St Thomas

Walking past a Jazz club during my recent trip to Copenhagen – sadly, I didn’t have time to go in – I remembered the many times I’d heard the great Danish bass player Niels-Henning Ørsted Pedersen (known universally to Jazz fans as NHØP) playing there in the past. He died suddenly of a heart attack in 2005, at the age of 58, bringing to a close a career that had started when he was only 17. He was an incredible virtuoso, playing his unwieldy instrument in an astonishingly nimble fashion. As a result he was number one choice as accompanist whenever leading jazz artists toured his native Denmark where he remained most of his life, despite frequent invitations to join big name bands abroad. Although he appeared quite frequently on TV in the United Kingdom with Oscar Peterson in the 1970s, he never really became as widely known as he should have been given what a great musician he was.

I looked around on youtube to find an appropriate example of his playing, and found this superlative performance which I’d never seen before and which also offers a fine helping  of the great Sonny Rollins on tenor saxophone.  He will be 80 later this year and is still playing with the immense drive and imagination that he has shown since he began his career at the age of 11. He also wrote the tune, St Thomas, which has a strong caribbean feel to it, and which is based on a song from the Virgin Islands that his mother sang to him when he was a child. I’ve seen him play a number of times live, including at Ronnie Scott’s club in London and at the Royal Festival Hall, and wherever it was he always set the place on fire.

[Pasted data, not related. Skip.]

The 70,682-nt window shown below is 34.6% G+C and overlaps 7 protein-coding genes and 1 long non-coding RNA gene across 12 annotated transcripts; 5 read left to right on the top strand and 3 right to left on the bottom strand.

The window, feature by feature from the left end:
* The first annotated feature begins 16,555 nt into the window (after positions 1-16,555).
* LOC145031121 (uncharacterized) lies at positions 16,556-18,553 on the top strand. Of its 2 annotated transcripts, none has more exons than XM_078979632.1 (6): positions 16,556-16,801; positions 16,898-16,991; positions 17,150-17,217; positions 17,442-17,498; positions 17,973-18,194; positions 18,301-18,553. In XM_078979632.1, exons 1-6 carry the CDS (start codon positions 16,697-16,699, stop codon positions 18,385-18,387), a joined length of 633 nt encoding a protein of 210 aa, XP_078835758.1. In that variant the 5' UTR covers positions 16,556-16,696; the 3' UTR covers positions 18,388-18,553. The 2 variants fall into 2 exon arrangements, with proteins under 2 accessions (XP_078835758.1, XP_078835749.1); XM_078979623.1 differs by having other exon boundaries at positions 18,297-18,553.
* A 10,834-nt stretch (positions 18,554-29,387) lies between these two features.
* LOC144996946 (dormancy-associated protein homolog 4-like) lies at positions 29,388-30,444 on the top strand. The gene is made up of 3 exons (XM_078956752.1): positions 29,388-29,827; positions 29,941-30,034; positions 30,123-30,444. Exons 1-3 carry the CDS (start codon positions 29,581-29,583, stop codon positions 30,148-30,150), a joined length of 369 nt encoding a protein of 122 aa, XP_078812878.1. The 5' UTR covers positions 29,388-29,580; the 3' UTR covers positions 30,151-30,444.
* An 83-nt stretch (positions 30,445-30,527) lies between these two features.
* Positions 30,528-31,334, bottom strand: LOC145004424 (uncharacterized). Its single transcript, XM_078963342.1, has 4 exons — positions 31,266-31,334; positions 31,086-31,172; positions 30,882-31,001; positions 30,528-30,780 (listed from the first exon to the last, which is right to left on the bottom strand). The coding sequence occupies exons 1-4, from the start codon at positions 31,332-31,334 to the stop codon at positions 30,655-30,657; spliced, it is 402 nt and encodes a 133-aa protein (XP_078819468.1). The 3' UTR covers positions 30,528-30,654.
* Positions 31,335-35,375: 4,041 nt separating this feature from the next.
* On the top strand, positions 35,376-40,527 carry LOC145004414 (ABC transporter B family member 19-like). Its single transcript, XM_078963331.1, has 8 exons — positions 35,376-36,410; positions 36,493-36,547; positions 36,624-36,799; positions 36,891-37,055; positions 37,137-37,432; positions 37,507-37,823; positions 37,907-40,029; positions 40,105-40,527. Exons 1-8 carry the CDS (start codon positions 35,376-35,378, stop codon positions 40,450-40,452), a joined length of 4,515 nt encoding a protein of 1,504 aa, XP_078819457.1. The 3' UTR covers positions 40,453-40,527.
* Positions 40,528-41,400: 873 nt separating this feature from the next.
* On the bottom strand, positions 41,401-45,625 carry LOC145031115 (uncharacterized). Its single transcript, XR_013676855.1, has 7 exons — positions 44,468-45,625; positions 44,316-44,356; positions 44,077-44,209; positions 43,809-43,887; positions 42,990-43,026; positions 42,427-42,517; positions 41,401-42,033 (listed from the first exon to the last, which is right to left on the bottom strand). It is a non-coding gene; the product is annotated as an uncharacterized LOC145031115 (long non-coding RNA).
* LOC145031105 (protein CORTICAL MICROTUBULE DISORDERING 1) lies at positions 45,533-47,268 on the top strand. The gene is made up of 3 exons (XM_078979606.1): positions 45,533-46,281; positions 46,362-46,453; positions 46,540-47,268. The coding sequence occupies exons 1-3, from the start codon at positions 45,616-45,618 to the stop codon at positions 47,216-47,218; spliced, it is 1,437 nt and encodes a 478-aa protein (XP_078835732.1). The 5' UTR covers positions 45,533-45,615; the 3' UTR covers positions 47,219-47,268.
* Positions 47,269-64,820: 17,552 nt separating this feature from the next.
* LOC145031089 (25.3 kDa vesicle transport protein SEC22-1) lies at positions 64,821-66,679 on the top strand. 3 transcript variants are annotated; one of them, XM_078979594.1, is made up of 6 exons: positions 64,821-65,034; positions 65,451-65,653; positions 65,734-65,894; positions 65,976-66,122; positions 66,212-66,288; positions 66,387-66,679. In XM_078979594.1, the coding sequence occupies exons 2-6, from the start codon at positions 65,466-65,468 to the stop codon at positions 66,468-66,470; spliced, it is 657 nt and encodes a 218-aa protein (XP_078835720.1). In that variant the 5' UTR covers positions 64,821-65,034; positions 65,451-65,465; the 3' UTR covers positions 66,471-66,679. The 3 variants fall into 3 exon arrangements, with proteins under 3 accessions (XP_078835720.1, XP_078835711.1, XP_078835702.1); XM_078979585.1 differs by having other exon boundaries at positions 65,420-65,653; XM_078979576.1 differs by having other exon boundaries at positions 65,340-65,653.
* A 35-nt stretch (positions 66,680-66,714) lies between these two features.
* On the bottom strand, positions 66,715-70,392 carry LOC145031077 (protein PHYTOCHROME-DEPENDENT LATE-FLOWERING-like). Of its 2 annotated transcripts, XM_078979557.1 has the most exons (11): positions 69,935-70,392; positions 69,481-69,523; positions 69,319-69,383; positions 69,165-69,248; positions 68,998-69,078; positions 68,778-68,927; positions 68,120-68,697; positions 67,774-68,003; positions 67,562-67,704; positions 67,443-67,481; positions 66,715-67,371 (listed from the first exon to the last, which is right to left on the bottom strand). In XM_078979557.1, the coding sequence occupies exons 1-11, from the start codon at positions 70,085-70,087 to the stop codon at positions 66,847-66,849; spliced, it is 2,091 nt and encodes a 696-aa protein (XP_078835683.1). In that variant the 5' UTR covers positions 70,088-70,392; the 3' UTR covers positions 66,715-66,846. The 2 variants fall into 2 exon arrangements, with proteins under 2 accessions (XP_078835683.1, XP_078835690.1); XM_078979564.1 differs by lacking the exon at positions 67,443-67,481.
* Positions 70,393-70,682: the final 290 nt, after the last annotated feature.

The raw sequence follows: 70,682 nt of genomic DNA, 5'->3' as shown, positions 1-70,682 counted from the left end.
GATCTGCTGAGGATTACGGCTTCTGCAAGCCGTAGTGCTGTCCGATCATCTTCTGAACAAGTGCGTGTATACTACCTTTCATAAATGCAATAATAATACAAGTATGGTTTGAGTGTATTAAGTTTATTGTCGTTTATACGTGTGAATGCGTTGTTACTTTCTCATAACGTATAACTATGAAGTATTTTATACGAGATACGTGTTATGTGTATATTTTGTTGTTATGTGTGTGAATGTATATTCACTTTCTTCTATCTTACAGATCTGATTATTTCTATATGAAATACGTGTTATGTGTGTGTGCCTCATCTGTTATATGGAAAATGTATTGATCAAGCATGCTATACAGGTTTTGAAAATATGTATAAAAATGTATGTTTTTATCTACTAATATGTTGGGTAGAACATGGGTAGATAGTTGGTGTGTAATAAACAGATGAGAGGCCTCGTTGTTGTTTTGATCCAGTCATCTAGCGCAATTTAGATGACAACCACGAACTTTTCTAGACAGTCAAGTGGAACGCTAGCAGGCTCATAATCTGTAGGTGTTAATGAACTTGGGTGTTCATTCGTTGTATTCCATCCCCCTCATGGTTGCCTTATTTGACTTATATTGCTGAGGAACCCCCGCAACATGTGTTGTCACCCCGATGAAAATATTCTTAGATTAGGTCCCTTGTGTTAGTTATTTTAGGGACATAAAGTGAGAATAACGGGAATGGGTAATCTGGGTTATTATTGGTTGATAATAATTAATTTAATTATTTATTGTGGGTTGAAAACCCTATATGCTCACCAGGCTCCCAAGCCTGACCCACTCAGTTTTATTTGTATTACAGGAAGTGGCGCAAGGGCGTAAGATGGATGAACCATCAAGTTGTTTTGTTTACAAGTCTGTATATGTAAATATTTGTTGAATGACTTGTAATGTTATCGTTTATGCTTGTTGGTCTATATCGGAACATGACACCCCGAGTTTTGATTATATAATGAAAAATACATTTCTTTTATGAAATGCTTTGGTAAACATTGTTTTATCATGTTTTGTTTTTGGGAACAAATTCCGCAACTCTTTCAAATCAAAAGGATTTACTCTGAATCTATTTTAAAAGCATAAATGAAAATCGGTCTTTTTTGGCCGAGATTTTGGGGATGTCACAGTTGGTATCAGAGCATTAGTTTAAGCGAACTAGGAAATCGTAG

I hope the lilting calypso beat,  infectiously happy tune and, most of all, superb playing by every member of the band here will give you as warm a feeling as it did me when I first heard it. The other members of the quartet alongside Sonny Rollins are Kenny Drew on piano and Albert “Tootie” Heath on drums, but listen out for NHØP’s fantastic bass solo, starting around 4:41. Brilliant.

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